Pro tip: If you don’t know which platform to start with, consider Instagram. Instagram influencers account for nearly 70% of all influencer campaigns across the most popular social platforms.
From there, it’s common to start with a quick search engine query and see which influencers, if any, show up for industry keywords and popular topics. These could be bloggers who also have a strong social media presence, for example.
You can also leverage special influencer marketing platforms with features designed to help companies find influencers. Some of these platforms include CreatorIQ, Captiv8, Grin, Creator.co, and Upfluence.
Lastly, you can seek out agencies that specifically work with influencers. This option could save you time and resources versus traditional outreach methods, though these influencers often have a higher price tag (since the influencer marketing agency will usually take a cut).
3. Brainstorm the content you’re looking for
After determining the best influencer type for your business, it’s time to focus on the content.
Influencer content can be any number of things, including (but not limited to) a:
- Social media photo post
- Status post on LinkedIn or Facebook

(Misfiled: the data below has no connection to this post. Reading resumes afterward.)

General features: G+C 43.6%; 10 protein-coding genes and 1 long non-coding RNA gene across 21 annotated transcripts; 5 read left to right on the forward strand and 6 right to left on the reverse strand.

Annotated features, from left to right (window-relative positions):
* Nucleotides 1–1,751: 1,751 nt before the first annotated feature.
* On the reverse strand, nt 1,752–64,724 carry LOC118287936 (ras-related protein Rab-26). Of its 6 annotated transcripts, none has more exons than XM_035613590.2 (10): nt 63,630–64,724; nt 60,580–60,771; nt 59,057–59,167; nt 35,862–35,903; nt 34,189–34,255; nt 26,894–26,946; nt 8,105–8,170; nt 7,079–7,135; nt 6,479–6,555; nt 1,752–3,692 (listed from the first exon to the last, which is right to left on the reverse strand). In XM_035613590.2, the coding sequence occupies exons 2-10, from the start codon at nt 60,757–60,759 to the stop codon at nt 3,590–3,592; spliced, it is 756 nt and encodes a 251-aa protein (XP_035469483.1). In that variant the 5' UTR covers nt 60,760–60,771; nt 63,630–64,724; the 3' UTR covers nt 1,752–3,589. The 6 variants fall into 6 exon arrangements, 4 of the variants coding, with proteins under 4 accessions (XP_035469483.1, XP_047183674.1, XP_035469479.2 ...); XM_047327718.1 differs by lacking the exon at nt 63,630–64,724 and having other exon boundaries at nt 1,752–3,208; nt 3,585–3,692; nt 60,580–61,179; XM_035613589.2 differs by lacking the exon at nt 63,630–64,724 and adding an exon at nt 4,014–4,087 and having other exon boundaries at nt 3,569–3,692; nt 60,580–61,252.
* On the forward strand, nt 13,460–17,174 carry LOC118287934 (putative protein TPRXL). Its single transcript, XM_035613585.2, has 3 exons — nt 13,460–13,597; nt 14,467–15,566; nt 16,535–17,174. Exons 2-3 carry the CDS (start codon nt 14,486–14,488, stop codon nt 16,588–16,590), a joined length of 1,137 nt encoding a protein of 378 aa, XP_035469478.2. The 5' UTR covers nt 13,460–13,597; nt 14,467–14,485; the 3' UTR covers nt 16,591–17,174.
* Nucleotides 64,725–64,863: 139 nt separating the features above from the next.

- Blog post
- Story or Reel on Instagram
- Podcast episode
When brainstorming about the kind of content you’re looking for, remember that each type will have different metrics. For example, a Story is temporary content, so it will only have 24 hours to garner impressions. Obviously, you ideally want the post to be on whichever platform the person has the most followers on.
Influencers are content creators first and foremost, and they know what resonates best with their individual audiences. Be clear in your expectations, but you should also be willing to step back a bit and trust in your chosen influencer’s content creation expertise.
4. Align on expectations
This is arguably the most important aspect of your partnership. It’s key to be direct and clear about the terms, payment, parameters, and timeline of this influencer campaign.